Overblog
Editer l'article Suivre ce blog Administration + Créer mon blog
Le blog de fukushima-is-still-news

information about Fukushima published in English in Japanese media info publiée en anglais dans la presse japonaise

Mountains of unwanted ash

http://mdn.mainichi.jp/mdnnews/news/20120309p2a00m0na018000c.html

March 9, 2012

One year on, Chiba Prefecture faces mountain of problems including incinerated ash

 incinerated-ash.jpg

Incinerated ash wrapped in tarps fills a parking lot at the Matsudo Clean Center in Chiba Prefecture. (Mainichi)

CHIBA -- Chiba Prefecture was overwhelmed with a wide variety of misfortunes and problems in the last year.

Fifteen people in the city of Asahi were killed or are still unaccounted for following the huge tsunami triggered by the magnitude 9.0 earthquake, and about 70,000 households along the Tokyo waterfront and Tone River took the brunt of liquefaction.

Then, hot spots or points of relatively intense radiation spewing from the disaster at the Fukushima No. 1 Nuclear Power Plant were found in large numbers in northwestern Chiba Prefecture due to wind and rain shortly after the natural disasters and the nuclear crisis. An exodus of residents ensued, and the prefecture's population suffered its first drop since the end of World War II.

Alarmed by the unexpected drop in the prefecture's population, Gov. Kensaku Morita vows to quickly study measures, including creating a new entity within the prefectural government, to arrest the decline.

Chiba, endowed with a coastline extending some 500 kilometers, has suffered damage from tsunami over the years. But the March 11, 2011 tsunami, its arrival along the Chiba coastline and its stretch were beyond the scope of ordinary residents' imagination. For example, the tsunami reaching Asahi's Iioka district was the third wave and came over two hours after the killer earthquake struck. Some residents were swept up by the tsunami after returning to their neighborhoods.

The Iioka district and other communities along the Kujukuri coast do not have many buildings and higher ground. A prefectural study panel composed of officials and experts proposed raising the levees from the current 4 to 5 meters to 6 to 6.5 meters. Asahi Mayor Tadanao Akechi proposes expanding forest reserves to help curb tsunami's speed and energy.

The Tokyo waterfront also experienced tsunami as high as 1 to 2 meters about three to five hours after the quake. Rafts for seaweed cultivation were washed away and officials could not close floodgates in time, causing some households to be submerged. Some local governments along Tokyo Bay are hurrying to designate buildings that should be fled from in the case of future tsunami.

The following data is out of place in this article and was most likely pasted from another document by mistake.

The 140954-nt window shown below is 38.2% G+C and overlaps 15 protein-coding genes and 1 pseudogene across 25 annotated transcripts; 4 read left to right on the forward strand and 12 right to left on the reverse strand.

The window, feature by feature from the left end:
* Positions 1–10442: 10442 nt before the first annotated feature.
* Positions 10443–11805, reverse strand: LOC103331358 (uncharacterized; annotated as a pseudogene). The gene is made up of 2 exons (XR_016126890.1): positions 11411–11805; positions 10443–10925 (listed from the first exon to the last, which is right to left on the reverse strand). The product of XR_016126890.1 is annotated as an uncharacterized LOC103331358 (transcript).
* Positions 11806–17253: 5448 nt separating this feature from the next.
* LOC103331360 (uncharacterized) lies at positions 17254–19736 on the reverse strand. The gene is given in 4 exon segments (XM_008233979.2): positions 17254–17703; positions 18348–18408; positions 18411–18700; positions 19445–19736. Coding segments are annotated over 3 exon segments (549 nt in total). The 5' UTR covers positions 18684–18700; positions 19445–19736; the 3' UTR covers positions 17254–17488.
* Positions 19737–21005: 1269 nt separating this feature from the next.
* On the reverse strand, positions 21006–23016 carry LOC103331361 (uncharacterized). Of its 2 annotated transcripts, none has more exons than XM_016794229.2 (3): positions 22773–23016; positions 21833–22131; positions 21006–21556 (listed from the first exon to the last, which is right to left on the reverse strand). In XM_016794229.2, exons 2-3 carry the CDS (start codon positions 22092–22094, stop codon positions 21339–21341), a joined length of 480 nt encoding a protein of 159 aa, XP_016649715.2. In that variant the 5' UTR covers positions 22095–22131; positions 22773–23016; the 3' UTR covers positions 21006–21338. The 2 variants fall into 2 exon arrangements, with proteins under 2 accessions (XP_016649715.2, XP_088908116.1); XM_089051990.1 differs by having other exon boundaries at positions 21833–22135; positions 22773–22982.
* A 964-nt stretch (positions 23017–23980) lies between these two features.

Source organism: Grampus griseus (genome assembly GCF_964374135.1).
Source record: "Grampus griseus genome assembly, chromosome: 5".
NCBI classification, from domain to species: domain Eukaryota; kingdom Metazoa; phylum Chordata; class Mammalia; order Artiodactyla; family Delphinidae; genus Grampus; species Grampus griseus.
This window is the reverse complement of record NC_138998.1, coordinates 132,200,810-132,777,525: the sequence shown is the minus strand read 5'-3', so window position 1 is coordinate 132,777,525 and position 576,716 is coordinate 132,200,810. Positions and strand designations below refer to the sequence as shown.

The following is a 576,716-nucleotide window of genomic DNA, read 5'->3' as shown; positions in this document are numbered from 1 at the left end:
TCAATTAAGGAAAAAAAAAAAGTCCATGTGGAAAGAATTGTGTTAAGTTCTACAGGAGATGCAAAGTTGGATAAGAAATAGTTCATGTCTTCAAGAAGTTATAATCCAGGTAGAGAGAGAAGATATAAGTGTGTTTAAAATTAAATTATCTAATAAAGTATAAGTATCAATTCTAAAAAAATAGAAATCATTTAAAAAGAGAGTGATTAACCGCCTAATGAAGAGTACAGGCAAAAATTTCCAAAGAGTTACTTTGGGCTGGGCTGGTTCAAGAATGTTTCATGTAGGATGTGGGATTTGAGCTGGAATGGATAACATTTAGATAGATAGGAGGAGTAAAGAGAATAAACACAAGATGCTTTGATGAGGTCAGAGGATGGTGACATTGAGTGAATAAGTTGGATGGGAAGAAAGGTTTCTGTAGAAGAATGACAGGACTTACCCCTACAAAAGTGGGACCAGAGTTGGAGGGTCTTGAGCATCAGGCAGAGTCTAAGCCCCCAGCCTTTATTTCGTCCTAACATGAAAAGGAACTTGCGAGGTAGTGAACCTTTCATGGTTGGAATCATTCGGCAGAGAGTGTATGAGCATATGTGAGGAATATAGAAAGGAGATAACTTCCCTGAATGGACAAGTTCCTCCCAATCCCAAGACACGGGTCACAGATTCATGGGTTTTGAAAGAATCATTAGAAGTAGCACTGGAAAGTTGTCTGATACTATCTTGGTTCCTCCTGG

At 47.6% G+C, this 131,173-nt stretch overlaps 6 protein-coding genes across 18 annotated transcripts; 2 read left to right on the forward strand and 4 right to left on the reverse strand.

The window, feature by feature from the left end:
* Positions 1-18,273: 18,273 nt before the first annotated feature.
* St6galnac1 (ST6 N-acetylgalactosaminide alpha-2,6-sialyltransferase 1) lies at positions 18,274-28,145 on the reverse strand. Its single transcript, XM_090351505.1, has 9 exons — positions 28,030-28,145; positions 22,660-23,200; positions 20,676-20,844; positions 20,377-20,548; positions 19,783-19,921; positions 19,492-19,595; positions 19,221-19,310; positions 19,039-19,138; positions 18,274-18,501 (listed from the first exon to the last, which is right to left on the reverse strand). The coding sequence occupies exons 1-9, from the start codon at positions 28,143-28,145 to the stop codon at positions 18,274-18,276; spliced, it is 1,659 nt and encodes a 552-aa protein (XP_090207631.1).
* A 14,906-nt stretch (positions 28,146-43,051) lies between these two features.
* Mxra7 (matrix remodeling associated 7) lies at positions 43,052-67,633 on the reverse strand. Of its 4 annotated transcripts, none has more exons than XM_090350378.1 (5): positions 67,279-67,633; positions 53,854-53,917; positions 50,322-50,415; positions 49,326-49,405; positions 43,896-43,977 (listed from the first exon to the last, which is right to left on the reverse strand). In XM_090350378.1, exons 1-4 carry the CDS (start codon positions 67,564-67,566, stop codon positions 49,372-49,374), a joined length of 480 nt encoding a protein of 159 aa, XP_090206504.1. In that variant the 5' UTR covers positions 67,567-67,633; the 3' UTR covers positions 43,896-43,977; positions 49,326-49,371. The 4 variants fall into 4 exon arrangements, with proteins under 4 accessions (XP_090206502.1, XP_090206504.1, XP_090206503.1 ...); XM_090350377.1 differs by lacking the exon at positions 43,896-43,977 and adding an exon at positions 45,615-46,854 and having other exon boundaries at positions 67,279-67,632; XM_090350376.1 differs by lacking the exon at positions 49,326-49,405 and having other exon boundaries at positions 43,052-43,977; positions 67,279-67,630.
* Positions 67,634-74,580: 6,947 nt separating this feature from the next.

Chiba's population increase, ranked third in the nation in terms of the number of people and the ratio of increase, has been driven by the prefecture's northwestern region where the Tsukuba Express Line linking Akihabara in Tokyo and Tsukuba in Ibaraki Prefecture has been in operation since 2005. The region has developed into a major bedroom town in the greater metropolitan area.

But nine cities in the region were designated by the central government as areas subject to strict monitoring of radioactive contamination. As some areas logged higher levels of radioactive contamination than other areas amid heightened anxiety among residents, the cesium concentration in incinerated ash at an incineration plant in Kashiwa reached over 70,000 becquerels per kilogram in June last year.

Similar findings were reported in neighboring cities, causing a shortage of storage facilities for incinerated ash and forcing some incineration plants to repeatedly suspend operations. Massive amounts of incinerated ash were sent back to Nagareyama and other Chiba municipal governments from outside the prefecture.

While many cities were reluctant to implement measures against radiation contamination, parents and others rose to the occasion. A group of housewives and other residents in Kashiwa collected over 10,000 signatures and delivered them to Mayor Hiroyasu Akiyama. These cities came under criticism, changed course and started taking measures including decontaminating day-care centers and kindergartens and extending subsidies for the decontamination drive.

While the prefectural government is taking the initiative in trying to resolve the incinerated ash issue, local governments involved are having trouble reconciling with one another, leaving the issue unresolved.

Partager cet article
Repost0
Pour être informé des derniers articles, inscrivez vous :
Commenter cet article